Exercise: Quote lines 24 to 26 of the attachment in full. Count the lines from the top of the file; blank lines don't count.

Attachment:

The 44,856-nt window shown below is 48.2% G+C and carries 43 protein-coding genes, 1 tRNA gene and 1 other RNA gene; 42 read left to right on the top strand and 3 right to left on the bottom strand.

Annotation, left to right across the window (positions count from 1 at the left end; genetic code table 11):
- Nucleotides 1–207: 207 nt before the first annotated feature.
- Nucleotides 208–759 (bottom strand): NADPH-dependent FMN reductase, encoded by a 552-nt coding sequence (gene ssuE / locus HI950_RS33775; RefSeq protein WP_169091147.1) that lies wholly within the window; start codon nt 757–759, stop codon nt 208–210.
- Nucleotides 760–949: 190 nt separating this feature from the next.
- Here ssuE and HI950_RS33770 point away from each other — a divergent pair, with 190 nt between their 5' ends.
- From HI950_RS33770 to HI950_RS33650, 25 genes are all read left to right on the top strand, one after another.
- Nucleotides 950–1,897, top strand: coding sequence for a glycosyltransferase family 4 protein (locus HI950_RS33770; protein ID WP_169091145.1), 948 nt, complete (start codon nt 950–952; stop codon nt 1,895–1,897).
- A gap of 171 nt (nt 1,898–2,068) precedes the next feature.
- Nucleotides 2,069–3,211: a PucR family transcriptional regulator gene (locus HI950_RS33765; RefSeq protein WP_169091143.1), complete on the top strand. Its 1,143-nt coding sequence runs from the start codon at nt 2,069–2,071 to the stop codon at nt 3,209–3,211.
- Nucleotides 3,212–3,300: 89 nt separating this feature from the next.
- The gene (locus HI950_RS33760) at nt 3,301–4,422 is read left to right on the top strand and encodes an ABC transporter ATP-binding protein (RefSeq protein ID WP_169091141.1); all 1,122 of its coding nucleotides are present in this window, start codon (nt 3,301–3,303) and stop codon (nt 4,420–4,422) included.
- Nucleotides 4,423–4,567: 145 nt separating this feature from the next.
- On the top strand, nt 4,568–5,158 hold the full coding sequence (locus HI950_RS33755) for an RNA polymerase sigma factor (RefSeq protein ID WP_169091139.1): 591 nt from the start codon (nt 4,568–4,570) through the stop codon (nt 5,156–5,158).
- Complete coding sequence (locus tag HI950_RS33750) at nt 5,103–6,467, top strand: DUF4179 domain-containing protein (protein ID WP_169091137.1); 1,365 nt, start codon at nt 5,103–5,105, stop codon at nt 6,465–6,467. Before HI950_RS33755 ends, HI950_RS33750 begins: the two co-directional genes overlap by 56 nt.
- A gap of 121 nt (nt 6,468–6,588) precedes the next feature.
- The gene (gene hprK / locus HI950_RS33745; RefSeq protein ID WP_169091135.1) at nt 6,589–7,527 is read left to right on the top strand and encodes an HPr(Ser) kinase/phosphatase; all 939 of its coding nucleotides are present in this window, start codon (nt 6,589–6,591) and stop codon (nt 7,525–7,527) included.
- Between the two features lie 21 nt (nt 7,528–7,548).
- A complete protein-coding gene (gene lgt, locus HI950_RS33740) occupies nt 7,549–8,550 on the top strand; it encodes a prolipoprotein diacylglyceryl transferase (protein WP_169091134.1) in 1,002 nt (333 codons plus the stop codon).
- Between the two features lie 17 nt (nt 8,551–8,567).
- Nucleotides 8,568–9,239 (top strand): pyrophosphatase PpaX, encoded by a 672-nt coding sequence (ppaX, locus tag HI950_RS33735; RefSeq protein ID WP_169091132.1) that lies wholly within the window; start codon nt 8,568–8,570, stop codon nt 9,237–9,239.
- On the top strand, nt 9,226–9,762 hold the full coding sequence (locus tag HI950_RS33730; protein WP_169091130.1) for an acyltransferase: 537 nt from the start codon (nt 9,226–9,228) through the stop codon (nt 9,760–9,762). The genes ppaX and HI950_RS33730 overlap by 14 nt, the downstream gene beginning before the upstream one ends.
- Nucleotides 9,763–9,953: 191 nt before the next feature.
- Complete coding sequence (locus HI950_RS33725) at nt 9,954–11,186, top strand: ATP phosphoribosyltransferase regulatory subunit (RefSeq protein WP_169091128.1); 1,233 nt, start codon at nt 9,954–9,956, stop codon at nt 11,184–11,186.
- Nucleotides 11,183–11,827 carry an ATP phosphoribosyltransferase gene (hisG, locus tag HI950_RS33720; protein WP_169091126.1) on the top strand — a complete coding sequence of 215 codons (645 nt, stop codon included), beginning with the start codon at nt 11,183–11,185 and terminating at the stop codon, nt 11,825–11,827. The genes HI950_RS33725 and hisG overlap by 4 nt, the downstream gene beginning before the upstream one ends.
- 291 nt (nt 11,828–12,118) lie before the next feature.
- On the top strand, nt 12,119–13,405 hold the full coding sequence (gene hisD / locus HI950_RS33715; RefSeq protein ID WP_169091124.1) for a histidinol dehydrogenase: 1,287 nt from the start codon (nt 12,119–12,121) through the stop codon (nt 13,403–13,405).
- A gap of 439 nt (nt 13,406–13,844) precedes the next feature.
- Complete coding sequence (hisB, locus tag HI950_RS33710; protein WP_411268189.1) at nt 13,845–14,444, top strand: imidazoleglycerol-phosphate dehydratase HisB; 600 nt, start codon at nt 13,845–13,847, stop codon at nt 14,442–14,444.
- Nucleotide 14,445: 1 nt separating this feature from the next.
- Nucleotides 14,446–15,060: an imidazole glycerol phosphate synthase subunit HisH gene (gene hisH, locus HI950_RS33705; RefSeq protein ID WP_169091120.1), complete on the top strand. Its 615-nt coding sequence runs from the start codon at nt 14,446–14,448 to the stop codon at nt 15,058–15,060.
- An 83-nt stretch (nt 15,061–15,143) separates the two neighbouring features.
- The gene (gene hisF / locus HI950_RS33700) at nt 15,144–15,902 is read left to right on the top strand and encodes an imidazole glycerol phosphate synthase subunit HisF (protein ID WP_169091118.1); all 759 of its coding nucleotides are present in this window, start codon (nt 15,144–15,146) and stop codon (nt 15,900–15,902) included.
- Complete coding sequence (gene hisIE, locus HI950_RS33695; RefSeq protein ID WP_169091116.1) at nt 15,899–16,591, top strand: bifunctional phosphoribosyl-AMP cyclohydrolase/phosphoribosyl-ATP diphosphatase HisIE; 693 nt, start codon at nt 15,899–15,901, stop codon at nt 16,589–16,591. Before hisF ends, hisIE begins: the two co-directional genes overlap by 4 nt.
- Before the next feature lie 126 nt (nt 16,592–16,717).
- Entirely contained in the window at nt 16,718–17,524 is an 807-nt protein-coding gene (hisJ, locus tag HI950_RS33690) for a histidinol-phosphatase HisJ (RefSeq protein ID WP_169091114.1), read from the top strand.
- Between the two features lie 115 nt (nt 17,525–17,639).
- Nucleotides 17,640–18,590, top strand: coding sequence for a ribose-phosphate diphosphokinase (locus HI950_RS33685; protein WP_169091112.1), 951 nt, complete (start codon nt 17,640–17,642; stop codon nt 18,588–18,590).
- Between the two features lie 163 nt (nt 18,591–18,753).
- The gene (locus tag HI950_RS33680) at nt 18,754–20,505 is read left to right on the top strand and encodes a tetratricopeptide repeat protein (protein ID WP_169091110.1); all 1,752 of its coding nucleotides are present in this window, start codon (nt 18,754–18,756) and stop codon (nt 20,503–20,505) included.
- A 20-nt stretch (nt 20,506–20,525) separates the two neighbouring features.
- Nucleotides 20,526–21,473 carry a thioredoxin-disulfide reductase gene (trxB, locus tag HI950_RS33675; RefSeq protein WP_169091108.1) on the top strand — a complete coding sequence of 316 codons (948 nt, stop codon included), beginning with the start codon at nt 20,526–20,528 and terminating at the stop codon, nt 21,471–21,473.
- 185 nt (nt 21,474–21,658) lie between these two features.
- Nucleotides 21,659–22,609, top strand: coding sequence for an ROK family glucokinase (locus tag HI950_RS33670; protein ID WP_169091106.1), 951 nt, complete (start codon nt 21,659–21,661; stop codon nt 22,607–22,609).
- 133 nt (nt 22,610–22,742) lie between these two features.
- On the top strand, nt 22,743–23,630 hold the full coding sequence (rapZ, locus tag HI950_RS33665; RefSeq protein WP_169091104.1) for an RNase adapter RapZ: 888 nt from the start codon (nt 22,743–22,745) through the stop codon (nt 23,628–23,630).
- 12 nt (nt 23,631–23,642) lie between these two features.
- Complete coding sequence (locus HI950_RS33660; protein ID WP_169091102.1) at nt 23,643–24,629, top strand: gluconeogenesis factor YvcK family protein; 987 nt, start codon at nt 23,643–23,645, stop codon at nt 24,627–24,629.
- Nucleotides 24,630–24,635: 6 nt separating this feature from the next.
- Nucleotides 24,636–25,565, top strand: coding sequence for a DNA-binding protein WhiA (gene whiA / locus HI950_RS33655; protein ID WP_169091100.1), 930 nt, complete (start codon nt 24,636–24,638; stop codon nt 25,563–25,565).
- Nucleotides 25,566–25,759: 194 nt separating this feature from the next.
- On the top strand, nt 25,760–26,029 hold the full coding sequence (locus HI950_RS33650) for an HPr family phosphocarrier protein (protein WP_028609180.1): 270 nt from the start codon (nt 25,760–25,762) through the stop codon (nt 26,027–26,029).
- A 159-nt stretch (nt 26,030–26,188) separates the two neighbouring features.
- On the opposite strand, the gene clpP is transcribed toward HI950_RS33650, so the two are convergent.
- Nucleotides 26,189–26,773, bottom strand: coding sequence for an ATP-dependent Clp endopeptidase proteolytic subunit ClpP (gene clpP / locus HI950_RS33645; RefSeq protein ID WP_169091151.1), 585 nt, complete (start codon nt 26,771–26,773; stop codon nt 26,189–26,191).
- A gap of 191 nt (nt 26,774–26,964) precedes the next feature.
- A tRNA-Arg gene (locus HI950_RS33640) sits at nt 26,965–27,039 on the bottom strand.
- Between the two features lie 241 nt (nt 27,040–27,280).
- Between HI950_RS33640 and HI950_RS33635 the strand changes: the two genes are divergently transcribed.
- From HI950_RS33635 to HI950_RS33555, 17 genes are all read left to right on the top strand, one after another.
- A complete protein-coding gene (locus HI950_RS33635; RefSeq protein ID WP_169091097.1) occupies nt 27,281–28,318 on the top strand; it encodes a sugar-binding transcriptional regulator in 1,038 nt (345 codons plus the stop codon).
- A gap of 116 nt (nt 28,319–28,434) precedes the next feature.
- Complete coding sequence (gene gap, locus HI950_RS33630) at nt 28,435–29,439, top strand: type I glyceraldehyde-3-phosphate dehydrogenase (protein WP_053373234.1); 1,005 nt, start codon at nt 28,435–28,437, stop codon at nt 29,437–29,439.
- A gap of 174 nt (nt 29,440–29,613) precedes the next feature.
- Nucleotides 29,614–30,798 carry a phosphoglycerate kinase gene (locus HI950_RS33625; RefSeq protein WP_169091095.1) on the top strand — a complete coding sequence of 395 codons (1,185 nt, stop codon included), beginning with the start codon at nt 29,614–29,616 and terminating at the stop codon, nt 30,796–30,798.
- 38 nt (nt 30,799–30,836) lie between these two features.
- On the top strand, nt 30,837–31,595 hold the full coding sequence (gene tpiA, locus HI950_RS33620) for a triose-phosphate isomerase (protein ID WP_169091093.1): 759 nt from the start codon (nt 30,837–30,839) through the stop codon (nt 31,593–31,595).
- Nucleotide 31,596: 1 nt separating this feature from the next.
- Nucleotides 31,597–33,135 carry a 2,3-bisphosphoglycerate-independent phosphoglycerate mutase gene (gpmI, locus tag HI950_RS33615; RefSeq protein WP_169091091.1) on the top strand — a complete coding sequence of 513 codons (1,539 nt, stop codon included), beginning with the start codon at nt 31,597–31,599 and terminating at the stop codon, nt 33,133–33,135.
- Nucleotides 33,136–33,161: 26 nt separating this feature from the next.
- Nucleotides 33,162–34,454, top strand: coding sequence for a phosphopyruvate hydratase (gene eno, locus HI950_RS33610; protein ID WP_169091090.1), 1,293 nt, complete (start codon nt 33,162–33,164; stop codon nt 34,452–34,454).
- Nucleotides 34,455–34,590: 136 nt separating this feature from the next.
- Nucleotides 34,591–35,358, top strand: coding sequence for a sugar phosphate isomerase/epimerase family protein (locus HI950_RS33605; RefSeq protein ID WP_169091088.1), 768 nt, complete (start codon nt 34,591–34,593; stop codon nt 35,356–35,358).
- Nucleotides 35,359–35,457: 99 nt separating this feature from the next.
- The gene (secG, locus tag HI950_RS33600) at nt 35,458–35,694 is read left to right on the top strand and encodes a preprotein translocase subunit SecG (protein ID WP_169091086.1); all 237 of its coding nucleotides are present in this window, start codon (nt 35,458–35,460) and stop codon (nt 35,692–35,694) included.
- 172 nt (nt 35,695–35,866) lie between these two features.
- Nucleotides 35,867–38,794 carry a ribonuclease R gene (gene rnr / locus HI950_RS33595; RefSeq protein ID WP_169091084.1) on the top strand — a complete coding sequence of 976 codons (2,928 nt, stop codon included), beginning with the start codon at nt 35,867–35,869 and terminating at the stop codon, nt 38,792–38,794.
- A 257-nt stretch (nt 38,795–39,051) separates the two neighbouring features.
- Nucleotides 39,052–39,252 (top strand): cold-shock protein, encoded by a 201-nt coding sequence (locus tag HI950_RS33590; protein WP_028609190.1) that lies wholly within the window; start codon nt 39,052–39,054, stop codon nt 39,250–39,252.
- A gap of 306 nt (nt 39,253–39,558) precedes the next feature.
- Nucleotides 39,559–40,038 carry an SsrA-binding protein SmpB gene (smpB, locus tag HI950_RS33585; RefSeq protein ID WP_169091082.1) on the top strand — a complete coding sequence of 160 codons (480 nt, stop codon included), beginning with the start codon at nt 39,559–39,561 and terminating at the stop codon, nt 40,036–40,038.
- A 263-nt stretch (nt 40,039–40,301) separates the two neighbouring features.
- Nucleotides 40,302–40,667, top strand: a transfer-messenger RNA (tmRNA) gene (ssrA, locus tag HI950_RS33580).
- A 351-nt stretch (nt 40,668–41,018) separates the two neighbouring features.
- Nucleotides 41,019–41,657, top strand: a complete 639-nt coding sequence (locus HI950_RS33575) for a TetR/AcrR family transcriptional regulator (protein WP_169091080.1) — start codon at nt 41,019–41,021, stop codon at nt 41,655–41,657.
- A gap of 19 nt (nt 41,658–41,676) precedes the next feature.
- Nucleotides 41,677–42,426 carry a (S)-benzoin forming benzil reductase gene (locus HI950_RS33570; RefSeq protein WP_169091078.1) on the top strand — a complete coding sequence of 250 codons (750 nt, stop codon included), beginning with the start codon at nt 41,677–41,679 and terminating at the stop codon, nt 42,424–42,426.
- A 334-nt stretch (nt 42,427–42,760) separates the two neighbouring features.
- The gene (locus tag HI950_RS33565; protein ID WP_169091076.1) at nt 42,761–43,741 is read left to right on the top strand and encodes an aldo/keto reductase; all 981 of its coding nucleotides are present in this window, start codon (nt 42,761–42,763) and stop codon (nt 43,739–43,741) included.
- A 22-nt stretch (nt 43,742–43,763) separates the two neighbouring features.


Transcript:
- Complete coding sequence (locus HI950_RS33725) at nt 9,954–11,186, top strand: ATP phosphoribosyltransferase regulatory subunit (RefSeq protein WP_169091128.1); 1,233 nt, start codon at nt 9,954–9,956, stop codon at nt 11,184–11,186.
- Nucleotides 11,183–11,827 carry an ATP phosphoribosyltransferase gene (hisG, locus tag HI950_RS33720; protein WP_169091126.1) on the top strand — a complete coding sequence of 215 codons (645 nt, stop codon included), beginning with the start codon at nt 11,183–11,185 and terminating at the stop codon, nt 11,825–11,827. The genes HI950_RS33725 and hisG overlap by 4 nt, the downstream gene beginning before the upstream one ends.
- 291 nt (nt 11,828–12,118) lie before the next feature.